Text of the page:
In order to hunt for the medication of COVID-19, several ongoing tryouts have been conducted throughout the world. All possible solutions based on previously available medications for diseases, such as malaria and HIV, have been taken into consideration [42,43]. These medications are being applied to fight with the COVID-19. The responses to these medications are being recorded, which will further assist in developing the proper medicines for COVID-19. The drugs used in the COVID-19 clinical trials include Hydroxychloroquine, Azithromycin, Chloroquine, Lopinavir-ritonavir, Remdesivir, Favipiravir, Interferon, Ribavirin, and so on [4447].

In the present study, clinical trials all over the world have been taken into consideration from the WHO’s International Clinical Trials Registry Platform (ICTRP) and clinicaltrials.gov database. A total of 2108 trials across the globe have been registered, between the time period of 30/01/2020 to 10/6/2020 [48]. The 74 countries are actively involved in conducting the clinical trials to figure out an effective and safe therapeutic solution for COVID-19. The country-wise clinical trials (total number of clinical trials <10) are enlisted in Fig. 11.


Figure 11: Country-wise number of clinical trials

Fig. 12 documents the collective number of clinical trials on the top ten drugs. The present study considered the data from 30/01/2020 to 10/6/2020, of the WHO’s International Clinical Trials Registry Platform (ICTRP) and clinicaltrials.gov database [48].


Figure 12: Collective number of clinical trials conducted on top 10 drugs, registered and taken under investigation for COVID-19 (from January 30 to June 10, 2020)

From the various pieces of literature and clinical databases, we found the top ten most frequently prescribed drugs in clinical investigations. The summation of clinical trials based on these drugs is 963, which is a vast number. Multiple combinations of these drugs are also being applied for the clinical trial process or the COVID-19 care process. Based on drugs used in the clinical trials, the top ten drugs have been selected and detailed in Fig. 13.


Figure 13: Top 10 drugs recommended for COVID-19 care

Tab. 2 enlists the top 10 drug-based ongoing and accomplished COVID-19 clinical trials across the globe (30/01/2020 to 10/6/2020) [42,43]. This table contains information relating to the drug name, the total number of clinical trials, and their medication purpose [4447].

Table 2: Top ten drug-based COVID-19 clinical trials across the globe


Tab. 3 narrates the current status of clinical trials in the fourth stage across the world during the time slot of 30/01/2020 to 10/06/2020. This table contains the information regarding the clinical trials such as Trial ID, Recruitment Status, Inclusion Gender, Target Size (number of persons on whom the clinical trials have been performed), Study Type, Study Design (Allocation, Intervention Model, Primary Purpose, and Masking), Countries, Intervention, Retrospective Flag, and Bridging Flag [48].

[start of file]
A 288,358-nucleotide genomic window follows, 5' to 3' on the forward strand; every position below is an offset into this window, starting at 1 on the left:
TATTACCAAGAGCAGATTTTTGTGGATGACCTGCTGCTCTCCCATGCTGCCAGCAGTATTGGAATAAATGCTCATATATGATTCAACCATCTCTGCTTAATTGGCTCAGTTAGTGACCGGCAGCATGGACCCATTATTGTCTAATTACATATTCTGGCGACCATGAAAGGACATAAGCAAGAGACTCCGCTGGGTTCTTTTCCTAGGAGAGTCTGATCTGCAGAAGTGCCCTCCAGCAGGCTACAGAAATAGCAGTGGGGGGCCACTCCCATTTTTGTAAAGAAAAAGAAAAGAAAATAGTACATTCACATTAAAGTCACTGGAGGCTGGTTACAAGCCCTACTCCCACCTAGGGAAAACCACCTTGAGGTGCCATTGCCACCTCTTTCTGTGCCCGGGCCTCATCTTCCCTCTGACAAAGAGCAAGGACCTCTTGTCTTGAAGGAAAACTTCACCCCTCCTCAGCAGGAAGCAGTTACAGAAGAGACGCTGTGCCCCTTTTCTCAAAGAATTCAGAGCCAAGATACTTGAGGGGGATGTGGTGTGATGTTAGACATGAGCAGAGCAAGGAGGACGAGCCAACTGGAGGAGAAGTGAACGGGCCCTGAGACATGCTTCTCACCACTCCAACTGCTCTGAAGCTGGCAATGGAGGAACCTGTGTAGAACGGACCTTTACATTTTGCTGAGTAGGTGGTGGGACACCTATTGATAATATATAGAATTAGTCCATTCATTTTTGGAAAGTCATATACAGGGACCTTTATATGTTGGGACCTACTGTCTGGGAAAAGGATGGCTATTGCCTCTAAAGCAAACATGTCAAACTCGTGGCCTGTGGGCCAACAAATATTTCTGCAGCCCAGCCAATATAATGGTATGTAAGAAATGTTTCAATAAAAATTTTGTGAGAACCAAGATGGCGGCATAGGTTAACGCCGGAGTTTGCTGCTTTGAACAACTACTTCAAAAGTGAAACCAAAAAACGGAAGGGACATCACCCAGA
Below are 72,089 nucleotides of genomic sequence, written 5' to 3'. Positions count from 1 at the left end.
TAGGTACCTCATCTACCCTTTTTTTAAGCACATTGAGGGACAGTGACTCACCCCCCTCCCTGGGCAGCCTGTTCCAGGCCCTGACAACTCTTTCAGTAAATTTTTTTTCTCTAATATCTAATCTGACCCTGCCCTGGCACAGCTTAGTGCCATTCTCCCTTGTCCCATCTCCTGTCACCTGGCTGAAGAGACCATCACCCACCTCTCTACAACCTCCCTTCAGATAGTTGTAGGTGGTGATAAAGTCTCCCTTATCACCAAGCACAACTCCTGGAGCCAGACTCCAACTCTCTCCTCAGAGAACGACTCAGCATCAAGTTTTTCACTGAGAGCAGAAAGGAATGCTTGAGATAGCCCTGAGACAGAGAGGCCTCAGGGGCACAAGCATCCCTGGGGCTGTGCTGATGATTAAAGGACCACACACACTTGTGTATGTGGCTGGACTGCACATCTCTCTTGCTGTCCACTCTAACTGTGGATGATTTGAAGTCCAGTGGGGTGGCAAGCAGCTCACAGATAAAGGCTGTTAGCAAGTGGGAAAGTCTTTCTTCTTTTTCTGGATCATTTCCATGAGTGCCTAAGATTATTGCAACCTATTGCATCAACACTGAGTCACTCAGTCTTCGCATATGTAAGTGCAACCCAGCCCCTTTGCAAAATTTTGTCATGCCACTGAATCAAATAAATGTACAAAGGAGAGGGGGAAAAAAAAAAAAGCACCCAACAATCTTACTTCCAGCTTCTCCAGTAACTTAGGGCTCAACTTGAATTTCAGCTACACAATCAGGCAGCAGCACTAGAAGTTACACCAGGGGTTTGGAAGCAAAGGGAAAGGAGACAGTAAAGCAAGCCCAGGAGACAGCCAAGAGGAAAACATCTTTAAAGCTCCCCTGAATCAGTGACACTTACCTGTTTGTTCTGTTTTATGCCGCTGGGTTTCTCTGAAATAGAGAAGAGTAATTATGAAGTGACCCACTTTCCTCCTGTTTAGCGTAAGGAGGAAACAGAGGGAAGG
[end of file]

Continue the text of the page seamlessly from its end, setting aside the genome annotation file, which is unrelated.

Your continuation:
Table 3: Information of the COVID-19 clinical trials at stage four for the tenure of 30/01/2020 to 10/6/2020




6  Conclusions

The identification of accurate and efficient prediction models for forecasting the COVID-19 outbreak across the world is a complex yet novel task. All prevention policies depend on prediction results. This justifies the fact that accurate prediction is an essential requirement. With the help of an exact prediction model, we can diminish the overall impact caused by the COVID-19 outbreak. This article proposes a deep learning-based ARIMA-LSTM hybrid model that utilizes real-time information from the WHO’s daily bulletin report for the prediction of the COVID-19 outbreak. The primary objective of this experimental analysis is to elucidate the suitability and correctness of the proposed ARIMA-LSTM hybrid model. For this purpose, the two well-established time series prediction models, i.e., ARIMA and LSTM, have also been taken into account. From the prediction results of fifty countries, it is quite evident that the proposed ARIMA-LSTM hybrid model performs exceptionally well when compared with the other prediction models under various selection criteria (country-wise). The proposed model archives the lowest RMSE, lowest MAPE, and highest R2 Score throughout the testing. Apart from this, the present study also highlights the current status of clinical trials for COVID-19 across the globe.

In the future, this study will be further extended with the data and algorithmic perspective.

Funding Statement: The author(s) received no specific funding for this study.

Conflicts of Interest: The authors declare that they have no conflicts of interest to report regarding the present study.